Editor’s Choice
 



July 2011 (99:4)


Masting, the synchronous production of large seed crops at irregular intervals, has fascinated ecologists and evolutionary biologists alike. From an evolutionary perspective, masting is problematic as it is a form of reproductive delay, and so masting individuals, which reproduce less often, suffer a demographic cost as a result of mortality between the mast events.

Explaining masting in Southeast Asia
The key hypotheses proposed to explain occurrence of masting involve benefits of scale that accrue either as a result of predator satiation or improved wind pollination. In Southeast Asia, masting is particularly interesting as entire communities reproduce in synchrony over huge areas resulting in a carpet of seeds on the forest floor. Predator satiation is one of the key hypotheses used to explain masting in Southeast Asia, but is it enough?
This is the question tackled by Visser et al. (2011) in their paper on masting in Shorea leprosula (Strict mast fruiting for a tropical dipterocarp tree: a
demographic cost–benefit analysis of delayed reproduction and seed predation
).

Asessing fitness consequences in a long-lived tree species
So how then do you assess the fitness consequences of masting in a long-lived tree species (reproductive individuals live for on average ~100 years) where growth, survival and fecundity all depend on tree size? Several approaches are possible using ad hoc indices of reproductive success, such as total seed production over some interval, but these are difficult to justify from a population dynamic perspective. To account for the size-dependence of demography Visser et al. built a stochastic matrix model and compared strategies using the long-term stochastic growth rate, a quantity that defines the rate at which new mutations spread through the tree population. If the masting strategy has a higher long-term stochastic growth rate than the annual reproductive strategy, then it will be favoured by evolution. Note, this analysis allowed Visser et al. to test if the current strategy can be invaded by a new strategy with a different probability of reproducing (having a mast year), without specifying where density dependence operates in the system. This is because the estimated demographic parameters implicitly include the effects of density dependence. In systems where density dependent processes are quantified a more refined evolutionarily stable strategy (ESS) approach can be used to predict the frequency of reproduction.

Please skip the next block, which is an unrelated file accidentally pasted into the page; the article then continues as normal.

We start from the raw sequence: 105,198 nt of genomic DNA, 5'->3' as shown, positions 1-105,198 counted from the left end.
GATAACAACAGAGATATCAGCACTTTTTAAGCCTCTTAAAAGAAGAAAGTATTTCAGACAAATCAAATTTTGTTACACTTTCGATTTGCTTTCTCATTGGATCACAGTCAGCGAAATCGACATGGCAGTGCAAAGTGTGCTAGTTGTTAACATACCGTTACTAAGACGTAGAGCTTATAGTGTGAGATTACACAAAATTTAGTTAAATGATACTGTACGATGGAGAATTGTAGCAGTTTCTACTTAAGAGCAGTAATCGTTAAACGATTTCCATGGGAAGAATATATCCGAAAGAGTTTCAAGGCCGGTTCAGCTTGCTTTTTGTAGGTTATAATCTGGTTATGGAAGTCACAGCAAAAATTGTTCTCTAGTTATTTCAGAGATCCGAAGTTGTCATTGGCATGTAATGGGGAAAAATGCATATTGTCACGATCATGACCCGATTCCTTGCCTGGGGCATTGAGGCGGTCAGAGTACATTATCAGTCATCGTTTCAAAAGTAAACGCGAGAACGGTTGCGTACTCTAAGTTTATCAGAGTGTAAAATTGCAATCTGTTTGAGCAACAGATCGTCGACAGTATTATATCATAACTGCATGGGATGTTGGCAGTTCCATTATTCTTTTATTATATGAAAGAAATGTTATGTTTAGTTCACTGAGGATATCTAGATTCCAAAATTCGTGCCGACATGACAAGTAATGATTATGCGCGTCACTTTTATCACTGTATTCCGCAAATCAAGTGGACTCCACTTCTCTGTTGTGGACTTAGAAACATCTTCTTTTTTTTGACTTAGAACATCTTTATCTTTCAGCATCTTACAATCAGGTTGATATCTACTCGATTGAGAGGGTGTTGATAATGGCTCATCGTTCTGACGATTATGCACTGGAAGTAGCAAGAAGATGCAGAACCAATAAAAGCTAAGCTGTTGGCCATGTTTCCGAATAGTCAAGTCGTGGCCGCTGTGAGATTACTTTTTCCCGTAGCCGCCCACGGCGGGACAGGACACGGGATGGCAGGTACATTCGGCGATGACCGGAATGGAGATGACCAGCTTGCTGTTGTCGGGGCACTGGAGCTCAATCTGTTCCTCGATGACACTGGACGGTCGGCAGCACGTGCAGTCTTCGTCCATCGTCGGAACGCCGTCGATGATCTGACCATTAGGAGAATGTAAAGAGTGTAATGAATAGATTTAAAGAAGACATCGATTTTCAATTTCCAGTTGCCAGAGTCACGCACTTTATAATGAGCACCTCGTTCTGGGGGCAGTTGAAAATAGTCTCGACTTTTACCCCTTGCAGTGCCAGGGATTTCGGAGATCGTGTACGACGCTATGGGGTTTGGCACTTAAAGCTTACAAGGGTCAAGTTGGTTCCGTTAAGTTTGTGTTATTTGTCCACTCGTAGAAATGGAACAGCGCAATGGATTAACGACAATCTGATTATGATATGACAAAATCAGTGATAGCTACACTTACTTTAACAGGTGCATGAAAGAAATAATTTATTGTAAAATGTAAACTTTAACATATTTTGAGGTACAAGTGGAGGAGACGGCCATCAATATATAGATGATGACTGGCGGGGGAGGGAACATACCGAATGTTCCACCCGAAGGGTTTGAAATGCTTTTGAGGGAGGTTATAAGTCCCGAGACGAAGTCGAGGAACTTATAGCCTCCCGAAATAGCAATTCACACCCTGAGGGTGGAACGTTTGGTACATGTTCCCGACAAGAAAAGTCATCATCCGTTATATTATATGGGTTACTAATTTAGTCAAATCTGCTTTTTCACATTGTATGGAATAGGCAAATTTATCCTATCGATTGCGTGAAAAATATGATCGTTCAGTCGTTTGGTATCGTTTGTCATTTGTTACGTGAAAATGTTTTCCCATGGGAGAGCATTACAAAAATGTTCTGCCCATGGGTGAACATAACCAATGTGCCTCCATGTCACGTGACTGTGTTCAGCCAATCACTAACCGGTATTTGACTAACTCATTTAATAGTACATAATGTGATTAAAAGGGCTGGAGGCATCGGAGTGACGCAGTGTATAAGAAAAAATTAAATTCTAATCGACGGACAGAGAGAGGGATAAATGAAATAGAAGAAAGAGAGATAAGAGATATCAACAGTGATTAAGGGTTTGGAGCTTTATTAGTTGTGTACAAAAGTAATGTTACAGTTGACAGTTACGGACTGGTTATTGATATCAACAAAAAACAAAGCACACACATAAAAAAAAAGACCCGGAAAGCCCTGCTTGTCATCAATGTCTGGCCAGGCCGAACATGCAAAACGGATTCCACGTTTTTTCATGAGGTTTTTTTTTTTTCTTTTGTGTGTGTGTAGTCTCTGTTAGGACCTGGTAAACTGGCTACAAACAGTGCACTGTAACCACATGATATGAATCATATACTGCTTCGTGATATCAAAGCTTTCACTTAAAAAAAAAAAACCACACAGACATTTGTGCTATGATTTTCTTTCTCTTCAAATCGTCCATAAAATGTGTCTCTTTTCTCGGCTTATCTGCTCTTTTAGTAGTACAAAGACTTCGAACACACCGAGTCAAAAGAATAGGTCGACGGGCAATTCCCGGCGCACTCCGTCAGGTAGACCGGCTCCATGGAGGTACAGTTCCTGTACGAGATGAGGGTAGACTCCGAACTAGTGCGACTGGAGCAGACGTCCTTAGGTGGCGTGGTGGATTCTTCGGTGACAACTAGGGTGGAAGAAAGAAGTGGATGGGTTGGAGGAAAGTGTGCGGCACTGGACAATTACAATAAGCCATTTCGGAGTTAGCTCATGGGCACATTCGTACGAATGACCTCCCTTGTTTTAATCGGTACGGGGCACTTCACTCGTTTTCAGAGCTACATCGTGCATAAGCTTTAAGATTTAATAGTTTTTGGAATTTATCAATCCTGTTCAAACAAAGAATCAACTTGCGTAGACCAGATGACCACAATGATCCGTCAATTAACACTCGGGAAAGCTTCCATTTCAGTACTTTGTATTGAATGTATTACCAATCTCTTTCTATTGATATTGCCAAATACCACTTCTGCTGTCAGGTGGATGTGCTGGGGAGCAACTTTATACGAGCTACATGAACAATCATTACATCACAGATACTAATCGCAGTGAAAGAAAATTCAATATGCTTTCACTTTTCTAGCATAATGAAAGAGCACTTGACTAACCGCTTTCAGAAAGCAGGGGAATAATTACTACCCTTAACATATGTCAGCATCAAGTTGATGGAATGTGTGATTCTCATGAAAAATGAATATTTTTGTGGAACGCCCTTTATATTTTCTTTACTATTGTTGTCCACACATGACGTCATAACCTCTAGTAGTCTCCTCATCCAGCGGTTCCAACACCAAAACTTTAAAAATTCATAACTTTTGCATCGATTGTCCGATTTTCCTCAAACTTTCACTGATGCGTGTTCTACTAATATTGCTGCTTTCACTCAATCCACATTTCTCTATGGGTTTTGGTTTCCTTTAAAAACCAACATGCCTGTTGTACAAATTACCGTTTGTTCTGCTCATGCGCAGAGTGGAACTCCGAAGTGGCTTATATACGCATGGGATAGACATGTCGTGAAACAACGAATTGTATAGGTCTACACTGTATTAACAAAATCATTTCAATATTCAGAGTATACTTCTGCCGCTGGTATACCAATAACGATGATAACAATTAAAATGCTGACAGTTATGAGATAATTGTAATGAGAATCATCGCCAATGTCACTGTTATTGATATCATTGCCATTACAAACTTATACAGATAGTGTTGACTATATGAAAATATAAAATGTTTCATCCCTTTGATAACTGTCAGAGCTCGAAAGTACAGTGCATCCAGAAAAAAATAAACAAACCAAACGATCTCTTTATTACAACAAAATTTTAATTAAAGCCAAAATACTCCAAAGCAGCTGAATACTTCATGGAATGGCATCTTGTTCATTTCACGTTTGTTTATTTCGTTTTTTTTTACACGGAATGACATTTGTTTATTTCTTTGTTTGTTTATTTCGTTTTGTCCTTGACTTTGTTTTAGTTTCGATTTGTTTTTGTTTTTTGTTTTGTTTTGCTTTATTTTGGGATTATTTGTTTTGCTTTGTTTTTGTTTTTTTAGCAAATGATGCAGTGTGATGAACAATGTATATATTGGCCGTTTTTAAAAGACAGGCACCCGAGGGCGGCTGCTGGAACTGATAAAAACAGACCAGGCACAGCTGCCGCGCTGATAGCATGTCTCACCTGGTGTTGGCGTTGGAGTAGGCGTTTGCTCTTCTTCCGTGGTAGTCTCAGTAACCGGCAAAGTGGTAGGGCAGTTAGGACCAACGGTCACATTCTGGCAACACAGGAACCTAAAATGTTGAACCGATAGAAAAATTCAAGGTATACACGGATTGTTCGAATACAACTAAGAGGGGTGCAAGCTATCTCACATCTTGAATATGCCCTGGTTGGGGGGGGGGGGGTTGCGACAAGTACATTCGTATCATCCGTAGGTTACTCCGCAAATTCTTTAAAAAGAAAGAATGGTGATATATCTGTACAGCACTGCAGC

Are the results robust?
As expected, the best strategy, when there is no seed predation, is annual reproduction, although the effects of delaying are slight because annual survival is high (survival probability per year 0.98). Incorporating the effect of seed predators that have a maximum seed consumption changes this result dramatically, with masting being favoured over the annual reproductive strategy over a wide range of predation levels. Comparing the current masting strategy with an annual reproductive strategy suggests a fitness difference of ~5%. So this is very encouraging, but, as ever, the devil is in the details and all models make assumptions, so are the results robust? The basic model assumed plants could 1) efficiently store an unlimited amount of resources when they refrain from reproduction, 2) there was no density-dependent mortality following masting, and 3) producing a large seed crop did not affect adult demography. With a parameterised model Visser et al. explored how adding each of these complexities changed the models predictions.


Of these three key assumptions, it turns out that two are important, and that 1) limiting the amount of resources a plant can store (so resources that could have been used to produce seeds are lost when plants do not reproduce), and 2) incorporating density-dependent seedling survival can dramatically influence the advantages that accrue from masting. Curiously, when masting results in no growth in mast years there are still substantial advantages to masting. This result might in part reflect the model structure; there are only 2 reproductive size categories, and again the sensitivity of this model prediction can be explored, say with an integral projection model (Ellner & Rees 2006).
The tools now exist for plant ecologists to explore a wide range of ecological and evolutionary problems as Visser et al.’s study clearly demonstrates.

Mark Rees
Editor, Journal of Ecology

References


  • Ellner, S. P. & Rees, M. (2006) Integral projection models for species with complex demography. American Naturalist, 167, 410-428.
  • Visser, M. D., Jongejans, E., van Breugel, M., Zuidema, P. A., Chen, Y.-Y., Rahman Kassim, A. & de Kroon, H. (2011) Strict mast fruiting for a tropical dipterocarp tree: a demographic cost–benefit analysis of delayed reproduction and seed predation. Journal of Ecology, 99, 1033–1044.